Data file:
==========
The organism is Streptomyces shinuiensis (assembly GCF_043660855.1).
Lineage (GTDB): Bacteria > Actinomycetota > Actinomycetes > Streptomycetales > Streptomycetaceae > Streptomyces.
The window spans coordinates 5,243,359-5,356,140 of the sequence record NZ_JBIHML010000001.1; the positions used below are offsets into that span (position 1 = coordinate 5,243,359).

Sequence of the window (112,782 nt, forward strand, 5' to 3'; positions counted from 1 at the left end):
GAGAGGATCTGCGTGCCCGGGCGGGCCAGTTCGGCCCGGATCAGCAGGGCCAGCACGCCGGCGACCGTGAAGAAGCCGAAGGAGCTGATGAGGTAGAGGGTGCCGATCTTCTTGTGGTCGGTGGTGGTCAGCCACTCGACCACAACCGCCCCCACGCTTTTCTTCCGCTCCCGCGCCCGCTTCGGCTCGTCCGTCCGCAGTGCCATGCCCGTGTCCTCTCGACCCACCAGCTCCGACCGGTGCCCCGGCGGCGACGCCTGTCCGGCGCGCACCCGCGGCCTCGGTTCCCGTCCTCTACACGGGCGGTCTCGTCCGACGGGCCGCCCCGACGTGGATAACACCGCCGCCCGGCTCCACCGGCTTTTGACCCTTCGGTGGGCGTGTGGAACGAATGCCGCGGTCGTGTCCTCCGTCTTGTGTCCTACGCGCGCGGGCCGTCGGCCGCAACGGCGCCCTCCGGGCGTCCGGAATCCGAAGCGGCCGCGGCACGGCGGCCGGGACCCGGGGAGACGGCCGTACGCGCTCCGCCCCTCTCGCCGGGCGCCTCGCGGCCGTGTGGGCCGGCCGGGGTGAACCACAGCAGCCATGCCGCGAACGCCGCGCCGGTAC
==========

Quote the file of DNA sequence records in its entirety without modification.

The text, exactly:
The organism is Streptomyces shinuiensis (assembly GCF_043660855.1).
Lineage (GTDB): Bacteria > Actinomycetota > Actinomycetes > Streptomycetales > Streptomycetaceae > Streptomyces.
The window spans coordinates 5,243,359-5,356,140 of the sequence record NZ_JBIHML010000001.1; the positions used below are offsets into that span (position 1 = coordinate 5,243,359).

Sequence of the window (112,782 nt, forward strand, 5' to 3'; positions counted from 1 at the left end):
GAGAGGATCTGCGTGCCCGGGCGGGCCAGTTCGGCCCGGATCAGCAGGGCCAGCACGCCGGCGACCGTGAAGAAGCCGAAGGAGCTGATGAGGTAGAGGGTGCCGATCTTCTTGTGGTCGGTGGTGGTCAGCCACTCGACCACAACCGCCCCCACGCTTTTCTTCCGCTCCCGCGCCCGCTTCGGCTCGTCCGTCCGCAGTGCCATGCCCGTGTCCTCTCGACCCACCAGCTCCGACCGGTGCCCCGGCGGCGACGCCTGTCCGGCGCGCACCCGCGGCCTCGGTTCCCGTCCTCTACACGGGCGGTCTCGTCCGACGGGCCGCCCCGACGTGGATAACACCGCCGCCCGGCTCCACCGGCTTTTGACCCTTCGGTGGGCGTGTGGAACGAATGCCGCGGTCGTGTCCTCCGTCTTGTGTCCTACGCGCGCGGGCCGTCGGCCGCAACGGCGCCCTCCGGGCGTCCGGAATCCGAAGCGGCCGCGGCACGGCGGCCGGGACCCGGGGAGACGGCCGTACGCGCTCCGCCCCTCTCGCCGGGCGCCTCGCGGCCGTGTGGGCCGGCCGGGGTGAACCACAGCAGCCATGCCGCGAACGCCGCGCCGGTAC